EC refers Estonia to EU Court of Justice over successive fixed-term employment in the academic sector

The University of Tartu main assembly hall Postimees/Scanpix
5/28/2015 4:52 PM
Category: Politics

The European Commission is referring Estonia to the EU Court of Justice over its national law which does not provide sufficient protection against abuse arising from the use of successive fixed-term employment contracts or relationships in the academic sector.

Estonian law limits successive fixed-term employment to five years. If this limit is reached, the fixed-term employment is converted to a permanent contract. However, the limit only applies to fixed-term contracts concluded with less than two months between the contracts.

In accordance with the case law of the Court of Justice, the specific context of the sector has to be taken into account in the assessment of whether a particular definition of ‘successive’ fixed-term employment provides effective protection as required by the Fixed-Term Work Directive.

The academic sector is characterised by long closures over the summer period. In Estonia, the academic year ends in the first half of June and begins in September, meaning that it is possible for universities to employ teachers indefinitely on fixed-term contracts covering the academic year, by interrupting the employment contract over the summer closure period. This does not provide effective protection against abuse arising from successive fixed-term employment, the EC finds.

The Commission sent Estonia a reasoned opinion in October 2012, giving it two months to comply with EU rules. However, as Estonia has still not changed the law as required, the Commission decided to refer Estonia to the EU Court of Justice.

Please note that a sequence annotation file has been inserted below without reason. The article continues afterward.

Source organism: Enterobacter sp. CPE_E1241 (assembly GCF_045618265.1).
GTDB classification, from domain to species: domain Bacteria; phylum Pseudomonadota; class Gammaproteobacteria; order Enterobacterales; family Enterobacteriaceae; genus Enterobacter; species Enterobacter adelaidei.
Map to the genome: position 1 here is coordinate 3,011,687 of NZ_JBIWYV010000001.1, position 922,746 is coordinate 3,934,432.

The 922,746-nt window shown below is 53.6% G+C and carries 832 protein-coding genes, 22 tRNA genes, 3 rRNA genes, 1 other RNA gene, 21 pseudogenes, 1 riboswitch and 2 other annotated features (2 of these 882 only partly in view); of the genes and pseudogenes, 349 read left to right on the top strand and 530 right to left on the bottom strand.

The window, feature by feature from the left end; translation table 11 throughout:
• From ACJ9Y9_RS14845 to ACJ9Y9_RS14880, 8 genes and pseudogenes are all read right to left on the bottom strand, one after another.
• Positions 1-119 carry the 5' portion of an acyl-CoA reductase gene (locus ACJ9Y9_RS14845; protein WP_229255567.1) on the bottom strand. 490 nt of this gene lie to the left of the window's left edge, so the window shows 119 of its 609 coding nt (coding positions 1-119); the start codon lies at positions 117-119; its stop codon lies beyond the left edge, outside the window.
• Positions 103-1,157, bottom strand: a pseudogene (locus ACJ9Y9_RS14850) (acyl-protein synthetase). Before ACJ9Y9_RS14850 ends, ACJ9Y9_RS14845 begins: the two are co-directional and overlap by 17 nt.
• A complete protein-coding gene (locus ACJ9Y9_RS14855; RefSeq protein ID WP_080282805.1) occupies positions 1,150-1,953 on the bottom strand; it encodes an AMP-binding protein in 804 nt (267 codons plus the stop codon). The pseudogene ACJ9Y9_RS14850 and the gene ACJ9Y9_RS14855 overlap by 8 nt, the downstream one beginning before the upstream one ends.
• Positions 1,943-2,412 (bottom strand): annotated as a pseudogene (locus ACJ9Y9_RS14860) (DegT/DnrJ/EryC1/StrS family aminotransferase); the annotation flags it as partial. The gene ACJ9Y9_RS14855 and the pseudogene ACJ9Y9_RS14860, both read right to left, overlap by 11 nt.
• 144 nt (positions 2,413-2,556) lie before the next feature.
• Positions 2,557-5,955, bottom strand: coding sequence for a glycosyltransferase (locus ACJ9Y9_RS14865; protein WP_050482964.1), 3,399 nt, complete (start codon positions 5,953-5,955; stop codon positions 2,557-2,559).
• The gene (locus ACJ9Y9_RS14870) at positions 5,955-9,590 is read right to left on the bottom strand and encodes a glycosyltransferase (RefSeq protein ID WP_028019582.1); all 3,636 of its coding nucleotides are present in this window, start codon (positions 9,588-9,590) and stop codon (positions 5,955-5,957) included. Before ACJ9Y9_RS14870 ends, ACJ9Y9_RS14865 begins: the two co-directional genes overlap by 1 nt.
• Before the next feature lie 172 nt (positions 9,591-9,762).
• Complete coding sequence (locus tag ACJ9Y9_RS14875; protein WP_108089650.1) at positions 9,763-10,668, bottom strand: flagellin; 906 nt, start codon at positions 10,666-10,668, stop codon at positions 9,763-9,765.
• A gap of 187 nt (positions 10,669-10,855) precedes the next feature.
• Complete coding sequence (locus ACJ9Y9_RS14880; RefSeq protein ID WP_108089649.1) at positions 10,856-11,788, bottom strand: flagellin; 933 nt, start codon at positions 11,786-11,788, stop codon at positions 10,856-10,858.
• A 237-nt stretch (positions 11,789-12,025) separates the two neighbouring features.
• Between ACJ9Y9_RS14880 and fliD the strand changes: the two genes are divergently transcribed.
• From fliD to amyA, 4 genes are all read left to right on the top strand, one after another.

Estonian universities' practice to sign researchers on two or five-year fixed-term contracts - something they claim ensures the quality of education - clashes with Directive 1999/70/EC.

Ministry: necessary amendments came into force in January

The Ministry of Education and Research told ERR News that amendments to the Universities Act, the Institutions of Professional Higher Education Actand the Organisation of Research and Development Act came into force on January 1, 2015, which make permanent employment contracts a norm.

According to the ministry, these changes followed EC's recommendations and made the laws comply with EU regulations.

"We are unable to comment on the lawsuit, as have not yet had access to the court materials," the ministry's spokesperson, Aire Koik, said.

The amendments specify that a fixed-term employment contract concluded with a member of ordinary teaching staff or research staff before January 1, 2015, remains in force on the conditions and in accordance with the procedure established therein until the expiry of the term specified in the employment contract.

However, if an employment contract is concluded with a member of ordinary teaching staff or research staff after January 1, 2015, and at least two consecutive fixed-term employment contracts for the performance of similar work have been concluded with the same person, or a prior fixed-term employment contract has been renewed more than once within five years, the employment relationship will be deemed as one of unspecified term from the beginning. The conclusion of fixed-term employment contracts will be deemed consecutive if the time between the expiry of one employment contract and the conclusion of the next employment contract does not exceed two months.

M. Oll

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